D. Dominick Lombardi, THE KING, acrylic on Plexiglas

I'm at The Workspace Gallery where such brain heavy, cartoon visionaries as D Dominick Lombardi, Simon Draper, Nancy Brett, Christina Mazzalupo, Jim Torok, Ed Smith, HC Westermann, R Crumb, and Peter Saul are exhibiting drawings which aptly illustrate “The Artist's Lament,” a poem by Rainer Maria Rilke. It's an ode to the joy of creating one's own reality, one's own imaginary world, or stage, where the artist fulfills his own destiny instead of “ . . . taking on things not his own, as if he were a servant whose marketing-bag grows heavier and heavier from stall to stall and, loaded down, he follows and doesn't ask: why . . . ” Rilke could be referring to the kinds of modern day entrapments which block or defeat the artist today as well as in the past.

To that end, D Dominick Lombardi has woven a post-apocalyptic tale with an elaborate cast of characters. He says the underlying thread of this tale is his concern for the environment and how we are all guinea pigs in a larger experiment for power and money. But the elegiac beauty of the portraits, painted in a rich acrylic palette on plexiglass such as THE KING and THE TWISTER, overshadows the lean prose. The nature of the narrative, as well as the physical act of painting behind plexiglass, creates distance and alienation, possibly the real theme of Lombardi's work.

Simon Draper uses a familiar icon, the puzzle, to pursue his search for self. But now the puzzle takes on the form of a man-a confrontational pose, yet a non-threatening figure that appears to be pondering the artist's lament. HEDWOOD THE FIRST is a relief of found wood and richly scumbled areas of acrylic paint on plaster. Draper says he uses an image that people can relate to and then takes them the next step into the unknown. He will rebuild the puzzle anew each time until he achieves his monumental, architectural forms.

Nancy Brett's mixed media drawings also transform the ordinary. Everyday objects become icons of mystery floating in a watery universe. Her delicately painted vignettes of loosely patterned narratives tell dream-like tales of disparate motifs vying for attention and then seeming to wander off into space.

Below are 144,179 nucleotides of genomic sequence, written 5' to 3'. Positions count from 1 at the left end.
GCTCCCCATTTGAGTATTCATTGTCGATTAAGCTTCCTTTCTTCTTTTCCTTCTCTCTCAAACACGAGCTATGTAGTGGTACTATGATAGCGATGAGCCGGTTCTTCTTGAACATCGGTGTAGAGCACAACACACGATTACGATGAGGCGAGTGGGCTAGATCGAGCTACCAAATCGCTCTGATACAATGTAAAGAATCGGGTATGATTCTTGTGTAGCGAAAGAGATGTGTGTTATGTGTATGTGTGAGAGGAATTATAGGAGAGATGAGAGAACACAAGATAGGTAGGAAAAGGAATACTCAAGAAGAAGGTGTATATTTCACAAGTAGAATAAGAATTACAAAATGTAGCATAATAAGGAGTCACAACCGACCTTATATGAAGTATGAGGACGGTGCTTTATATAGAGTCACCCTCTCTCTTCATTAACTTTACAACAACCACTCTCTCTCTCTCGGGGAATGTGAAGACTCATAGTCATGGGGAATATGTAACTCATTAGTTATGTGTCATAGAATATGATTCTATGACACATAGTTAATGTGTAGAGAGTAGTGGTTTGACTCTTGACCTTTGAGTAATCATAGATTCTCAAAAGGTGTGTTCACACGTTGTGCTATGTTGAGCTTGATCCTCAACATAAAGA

Christina Mazzalupo ruminates endlessly in her graphite drawing, OH MY GOD I AM HYSTERICAL. She's funny and frantic and oh!, so irreverent. One small ink drawing entitled IF YU (SIC) CAN'T BEAT 'EM expresses much of the contemporary hand-wringing that goes on in the incessant internal dialogue shared by these artists.

This obsessive turning in on one's self is further pursued by Jim Torok, who frets, in one drawing, I HAVE TO GET TO WORK, and goes on to block his progress at every turn with phrases such as, “I Am a Sellout (Every Show!)” A second journal-like narrative is entitled WHO THE HELL DO I THINK I AM; he castigates himself for even daring to imagine he can make art.

Ed Smith continues this self-abusive diatribe in a loosely rendered ink drawing, RAGE IN THE STUDIO, and then swings to opposite bipolar-like behavior with his arrogant ED RULES drawing. Once more humor and irony rules the show. Nonetheless, a sense of impending doom pervades the scene.

HC Westermann is outrageous and draws on the same vein in CLIFF LOSING HIS TEETH. The hero of the drawing says, “We went to a party the other (sic) & there were a bunch of real flying ass-holes there.”

In one of R Crumb's wry cartoons entitled, NEW YORK ART SCENE, his wily hero comments in a seemingly obsequious manner, “So how 'bout this New York art scene . . . ??”

And Peter Saul's lithograph of a strangely distorted man creature with tube-like growths sprouting from his head, may be offering an answer to R Crumb with his title, ART CRITICS DID THIS TO M I've always liked The Work Space because Lesley Heller, the curator, often invites independent curators who express offbeat themes and provocative art. It turns out that this is Ms Heller's last exhibition. The WorkSpace is to close after this show.

This current and last show is called PAINTER'S FORMS and curated by Nell Timmer, an art historian, who also runs an art and music cafe at Dia's new home in Beacon, NY called, Chthonic Clash. She says the title of this show does not refer to the works themselves, which are mainly drawings, but rather, comes from the title of one of Phillip Guston's works, PAINTER'S FORMS, which inspired Ms Timmer to bring this motley crew together. They are the next generation of artists visibly inspired by Guston's favorite subjects-the artist and the process of making art, and it's a visual world of inexplicable wit and absurdity.

Germaine Keller
New York, New York